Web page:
A recent headline in the Los Angeles Times proclaimed, “L.A. Unified school police to stop citing students for minor offenses.”
The article cites the example of Michael Davis who experienced firsthand the effects of coercive discipline when he received a police citation for tardiness in middle school and later was removed from class for failing to wear the school uniform in a South Los Angeles high school.
This is a typical example of the punishment culture prevalent in too many schools—especially urban middle and high schools.
The change away from punitive law enforcement actions reflects growing research that handling minor offenses with police actions does not necessarily make campuses safer—but instead often pushes struggling students to drop out and get in more serious trouble with the law.
Last year, the Los Angeles Board of Education directed school police to reduce their involvement in minor student offenses. This change in the nation’s second-largest school system comes after years of pressure from community groups and intensified monitoring by the federal government over discriminatory school discipline practices. In a 2011 voluntary agreement with the U.S. Education Department, the district pledged to track and report discipline data and eliminate inequitable practices.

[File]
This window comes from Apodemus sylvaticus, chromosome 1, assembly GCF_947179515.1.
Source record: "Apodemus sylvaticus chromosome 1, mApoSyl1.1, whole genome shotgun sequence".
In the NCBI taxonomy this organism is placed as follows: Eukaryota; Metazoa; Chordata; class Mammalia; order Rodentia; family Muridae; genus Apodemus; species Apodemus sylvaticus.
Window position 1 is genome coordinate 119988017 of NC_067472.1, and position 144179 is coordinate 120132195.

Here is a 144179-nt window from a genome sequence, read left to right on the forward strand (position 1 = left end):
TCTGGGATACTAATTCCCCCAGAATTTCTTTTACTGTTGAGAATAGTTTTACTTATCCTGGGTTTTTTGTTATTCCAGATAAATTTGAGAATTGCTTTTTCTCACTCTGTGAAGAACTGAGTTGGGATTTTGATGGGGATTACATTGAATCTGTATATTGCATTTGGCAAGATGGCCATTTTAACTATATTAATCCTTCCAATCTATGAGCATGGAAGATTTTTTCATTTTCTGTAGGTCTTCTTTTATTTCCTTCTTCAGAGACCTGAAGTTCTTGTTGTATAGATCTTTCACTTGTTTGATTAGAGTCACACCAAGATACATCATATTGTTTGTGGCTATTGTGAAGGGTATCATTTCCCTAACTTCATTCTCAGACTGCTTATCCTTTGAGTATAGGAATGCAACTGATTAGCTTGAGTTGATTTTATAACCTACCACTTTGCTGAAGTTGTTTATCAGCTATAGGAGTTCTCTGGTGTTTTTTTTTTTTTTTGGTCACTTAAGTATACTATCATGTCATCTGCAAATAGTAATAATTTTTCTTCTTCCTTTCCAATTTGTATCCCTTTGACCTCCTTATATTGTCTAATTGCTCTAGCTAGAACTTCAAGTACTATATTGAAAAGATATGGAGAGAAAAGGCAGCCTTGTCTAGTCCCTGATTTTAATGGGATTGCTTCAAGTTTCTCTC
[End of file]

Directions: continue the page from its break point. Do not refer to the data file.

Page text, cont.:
However, as long as punishment is imposed, call it “logical” or “natural,” inequitable practices cannot be eliminated. For example, if two boys are fighting and one of the combatants has continually bullied and picked on the other, and the victim finally defends himself—and both boys are suspended for fighting—is this fair or equitable?
A much more effective noncoercive approach is to have the consequence elicited. Using this approach gives ownership to the student—the reason being that people do not argue with their own decisions. In addition, victimhood thinking is eliminated because the young person takes responsibility for the decision.
National studies show that one arrest doubles a student’s chance of dropping out of school. Another study found that Texas students who were suspended were far more likely to repeat a grade, drop out, and have further run-ins with the juvenile justice system.
The move away from a punishment culture is backed by Los Angeles County Superior Court Judge Michael Nash who presides over the county’s Juvenile Court. Nash lauded what he called a “turn away from the failed punitive ways” to work with students in favor of more effective methods to change their behavior. “We don’t need courts to punish kids for being kids,” Nash said. “We need adults to work with and teach kids to respect themselves, their peers, and the other members of their communities.”
The Discipline Without Stress Teaching Model shows precisely how to accomplish this goal.